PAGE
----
The future of building materials in research and practice

For the 18th time building material experts from all over the world will meet in Weimar/Germany for the international building materials conference “ibausil”. This year also the team of the F. A. Finger Institute for Building Materials Science at Weimar Bauhaus University have succeeded in compiling a very interesting lecture program. ZKG asked Prof. Dr.-Ing. Horst-Michael Ludwig, who has the Chair of Building Materials at Weimar Bauhaus University, what the participants at the ibausil can expect.
ZKG: Prof. Ludwig, the next ibausil is just around the corner. How many participants do you expect from which special fields and from which countries?
Horst-Michael Ludwig: The number of the submitted lectures already shows the great interest in the ibausil. More than 500 lectures were sent in. However, unfortunately we could accept only about 300. We again expect about 700 participants from more than 40 countries. We still consider the ibausil also as a platform for special discussions between building material scientists from the east and the west. The German Research Foundation kindly supports us and due to their financial contribution will also make it possible for scientists from Eastern Europe and from the former CIS states to take part.
ZKG: What are the current topics in the building materials sector and which of these will be covered at the ibausil?
Horst-Michael Ludwig: As with many other branches, the topics ‘sustainability’ and ‘climate protection’ are also at the top of the agenda in the building materials sector. Corresponding contributions will play a major role at the ibausil. New approaches for the manufacture and use of building materials poor in CO2 will be covered as well as the important questions regarding the conservation of natural resources and building materials recycling. The durability of concrete is still another major topic, which is indirectly connected with the conservation of resources. This topic will also be dealt with in many lectures at the ibausil, whereby the alkali-silica-reaction problem will take up a significant amount of time in an special session. Other main topics will deal with the basic problems of the mechanisms of hardening of the various binders, the different interactions of additives and binders, the development and use of special concretes as well as building prevention and restoration.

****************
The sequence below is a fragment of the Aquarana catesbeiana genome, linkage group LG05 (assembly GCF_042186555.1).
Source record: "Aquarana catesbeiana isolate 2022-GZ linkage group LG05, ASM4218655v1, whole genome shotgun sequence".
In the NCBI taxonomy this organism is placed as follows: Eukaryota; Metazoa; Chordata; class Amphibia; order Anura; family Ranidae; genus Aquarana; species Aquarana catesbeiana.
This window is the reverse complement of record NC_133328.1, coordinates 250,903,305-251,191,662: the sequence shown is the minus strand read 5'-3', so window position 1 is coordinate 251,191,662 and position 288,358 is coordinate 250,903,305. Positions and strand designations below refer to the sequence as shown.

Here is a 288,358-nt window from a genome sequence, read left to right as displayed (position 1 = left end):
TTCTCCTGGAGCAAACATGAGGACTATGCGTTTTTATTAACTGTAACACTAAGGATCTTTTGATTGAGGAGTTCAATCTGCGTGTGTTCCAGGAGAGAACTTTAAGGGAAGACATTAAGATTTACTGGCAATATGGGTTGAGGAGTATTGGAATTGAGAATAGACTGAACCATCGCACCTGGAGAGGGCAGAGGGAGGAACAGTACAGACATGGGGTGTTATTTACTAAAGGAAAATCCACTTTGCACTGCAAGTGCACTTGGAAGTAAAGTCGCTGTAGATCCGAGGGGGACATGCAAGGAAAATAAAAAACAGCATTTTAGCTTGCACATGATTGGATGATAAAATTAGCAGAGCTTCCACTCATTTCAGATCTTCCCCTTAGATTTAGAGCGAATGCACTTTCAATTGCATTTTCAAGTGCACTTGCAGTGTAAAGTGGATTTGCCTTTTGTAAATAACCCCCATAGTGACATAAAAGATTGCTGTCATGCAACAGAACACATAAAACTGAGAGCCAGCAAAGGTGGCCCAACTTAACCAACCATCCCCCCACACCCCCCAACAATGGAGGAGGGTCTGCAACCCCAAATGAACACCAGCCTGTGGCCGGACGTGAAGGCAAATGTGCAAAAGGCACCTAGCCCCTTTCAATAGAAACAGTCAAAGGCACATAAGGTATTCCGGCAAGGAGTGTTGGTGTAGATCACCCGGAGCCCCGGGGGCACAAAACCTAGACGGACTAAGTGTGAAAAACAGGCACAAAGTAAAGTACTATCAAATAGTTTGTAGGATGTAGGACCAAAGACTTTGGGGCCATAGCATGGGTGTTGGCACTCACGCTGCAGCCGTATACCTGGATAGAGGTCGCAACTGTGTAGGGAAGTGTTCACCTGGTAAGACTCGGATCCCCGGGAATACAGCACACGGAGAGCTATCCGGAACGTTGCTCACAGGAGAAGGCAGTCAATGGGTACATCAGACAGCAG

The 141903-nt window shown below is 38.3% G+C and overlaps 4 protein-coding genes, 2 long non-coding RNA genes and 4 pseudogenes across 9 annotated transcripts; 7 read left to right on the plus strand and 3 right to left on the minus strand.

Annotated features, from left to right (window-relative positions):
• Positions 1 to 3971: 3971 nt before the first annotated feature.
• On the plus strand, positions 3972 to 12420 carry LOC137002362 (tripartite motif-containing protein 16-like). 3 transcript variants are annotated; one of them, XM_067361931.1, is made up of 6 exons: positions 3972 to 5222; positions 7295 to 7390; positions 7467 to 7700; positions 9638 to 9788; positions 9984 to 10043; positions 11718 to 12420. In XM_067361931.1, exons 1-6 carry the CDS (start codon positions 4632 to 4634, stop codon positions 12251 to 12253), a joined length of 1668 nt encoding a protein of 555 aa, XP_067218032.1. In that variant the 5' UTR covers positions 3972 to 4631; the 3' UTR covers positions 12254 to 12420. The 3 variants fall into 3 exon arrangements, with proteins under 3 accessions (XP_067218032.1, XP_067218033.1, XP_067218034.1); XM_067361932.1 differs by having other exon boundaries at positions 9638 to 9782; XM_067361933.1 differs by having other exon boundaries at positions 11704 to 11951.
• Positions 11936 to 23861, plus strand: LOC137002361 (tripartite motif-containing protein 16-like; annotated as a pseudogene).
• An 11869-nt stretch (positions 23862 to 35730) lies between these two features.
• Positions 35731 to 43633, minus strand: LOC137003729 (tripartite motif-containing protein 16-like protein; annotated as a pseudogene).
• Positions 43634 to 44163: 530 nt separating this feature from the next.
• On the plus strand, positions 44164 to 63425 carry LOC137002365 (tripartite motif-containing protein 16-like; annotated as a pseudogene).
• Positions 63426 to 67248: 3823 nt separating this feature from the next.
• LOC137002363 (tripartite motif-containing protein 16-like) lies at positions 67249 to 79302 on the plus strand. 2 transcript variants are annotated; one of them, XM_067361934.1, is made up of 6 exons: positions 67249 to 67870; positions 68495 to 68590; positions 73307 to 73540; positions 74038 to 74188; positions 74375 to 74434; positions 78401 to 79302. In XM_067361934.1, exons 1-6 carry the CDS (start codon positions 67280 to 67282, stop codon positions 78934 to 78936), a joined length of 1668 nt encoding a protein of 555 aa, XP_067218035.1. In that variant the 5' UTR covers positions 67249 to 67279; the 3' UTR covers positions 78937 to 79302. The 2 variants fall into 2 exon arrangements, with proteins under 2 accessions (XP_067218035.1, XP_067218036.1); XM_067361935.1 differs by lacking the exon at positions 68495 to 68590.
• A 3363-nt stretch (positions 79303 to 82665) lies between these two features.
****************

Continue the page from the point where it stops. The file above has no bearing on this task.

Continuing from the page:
ZKG: Are there any new formats or changes in comparison to the last ibausil in 2009?
Horst-Michael Ludwig: Over many decades, the ibausil has developed into one of the largest and most successful building material conferences in Europe. Against this background I rely on continuity and I want to continue the successful and committed work of my predecessor, Prof. Stark. As a result, there are only two minor changes compared to previous conferences. During the last two ibausil conferences we established that the conference attracts more and more participants from Western Europe and overseas. Therefore, this time we decided to offer simultaneous translation German/­English and English/German in the main hall 1. In addition, the large topic blocks are preceded by a general report as an introduction to the overall problems and to describe the current state of knowledge.
ZKG: In particular the building materials industry is looking towards the ibausil with great anticipation. What increase in information can participants from the field of production expect from the conference?